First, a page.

Haas F1's Danish driver Kevin Magnussen
Haas F1's Danish driver Kevin Magnussen steers his car during the third practice session at the Yas Marina circuit on November 24, 2018, in Abu Dhabi, ahead of the Formula One Grand Prix. Image Credit: AFP

Abu Dhabi: The argument by Haas F1 Team that Racing Point Force India F1 are not eligible to an entry into the world championship has been rejected by the FIA.

The decision was conveyed late on Saturday through a hearing consisting of top officials from both teams in a teleconference with Pierre Ketterer, FIA Head of Governance, Integrity and Regulatory Affairs and the F1 Stewards.

Haas had claimed that Force India — which collapsed in July following the legal and financial difficulties surrounding former co-owners Vijay Mallya and Subrata Roy — was bought by a new owner Lawrence Stroll.

Haas contended that the new team was not a constructor.

This meant it was impossible to complete a sale in time for Force India to race at the Belgium Grand Prix following the summer break. So the old team folded up and Stroll bought the assets while the FIA granted them an entry as a new team.

The buyout was expected to help Force India to utilise their resources and subsequently their performance in a much better way.

The move will also give Lance Stroll, son of the new owner, a better chance at securing a podium finish in F1 following his move to the new team next season from Williams.

At the end of a lengthy meeting, the FIA stewards ruled that Force India had not broken rules that forbid teams from using parts designed by other competitors because the old entity could not be considered a competitor, as it had ceased to exist.

They also said there was no restriction in the rules on using parts from a former or excluded team.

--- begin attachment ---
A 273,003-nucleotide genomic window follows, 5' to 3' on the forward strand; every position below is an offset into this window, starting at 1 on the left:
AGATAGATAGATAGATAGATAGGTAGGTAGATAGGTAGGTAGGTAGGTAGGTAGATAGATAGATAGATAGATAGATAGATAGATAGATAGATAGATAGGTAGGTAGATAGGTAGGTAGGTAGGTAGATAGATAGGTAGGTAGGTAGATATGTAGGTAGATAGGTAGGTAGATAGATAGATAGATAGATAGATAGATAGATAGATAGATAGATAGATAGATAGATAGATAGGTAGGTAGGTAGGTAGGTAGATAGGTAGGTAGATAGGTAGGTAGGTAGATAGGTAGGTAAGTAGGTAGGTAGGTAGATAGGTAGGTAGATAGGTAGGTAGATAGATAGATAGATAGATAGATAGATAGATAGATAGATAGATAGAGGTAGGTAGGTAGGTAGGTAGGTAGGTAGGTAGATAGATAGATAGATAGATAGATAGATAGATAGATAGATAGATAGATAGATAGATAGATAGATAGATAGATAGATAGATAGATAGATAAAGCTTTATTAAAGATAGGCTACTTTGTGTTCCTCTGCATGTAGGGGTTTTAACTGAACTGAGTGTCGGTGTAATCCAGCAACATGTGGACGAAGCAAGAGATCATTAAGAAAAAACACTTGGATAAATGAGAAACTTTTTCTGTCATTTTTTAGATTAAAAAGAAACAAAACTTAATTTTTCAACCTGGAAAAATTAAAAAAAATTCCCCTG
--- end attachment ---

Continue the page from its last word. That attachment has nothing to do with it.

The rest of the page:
Even though the request from Haas has been rejected, the decision could have financial consequences because it now confirms that Force India is a new team.

If Force India is reclassified by F1, they would lose more than $30m (Dh110 million) of prize money next year, and Haas could potentially gain $60 million which they were not previously entitled to. Haas are yet to comment whether the team will take the process any further.

One of the persons aware of the entire situation informed Gulf News that the jury had taken a “holistic and structured” view of the protest while listening to both sides. As per Article 15 of the FIA International Sporting Code and Article 9.1.1 of the FIA Judicial and Disciplinary Rules, Haas can appeal the decision within the applicable time limits. “Eventually, Haas has the right to appeal the decision, and we expect the team to do in the near future,” he said.

Time and again Force India chief operating officer Otmar Szafnauer has said financial issues have slowed down the progress of new parts for the team, making it difficult to progress in the development race.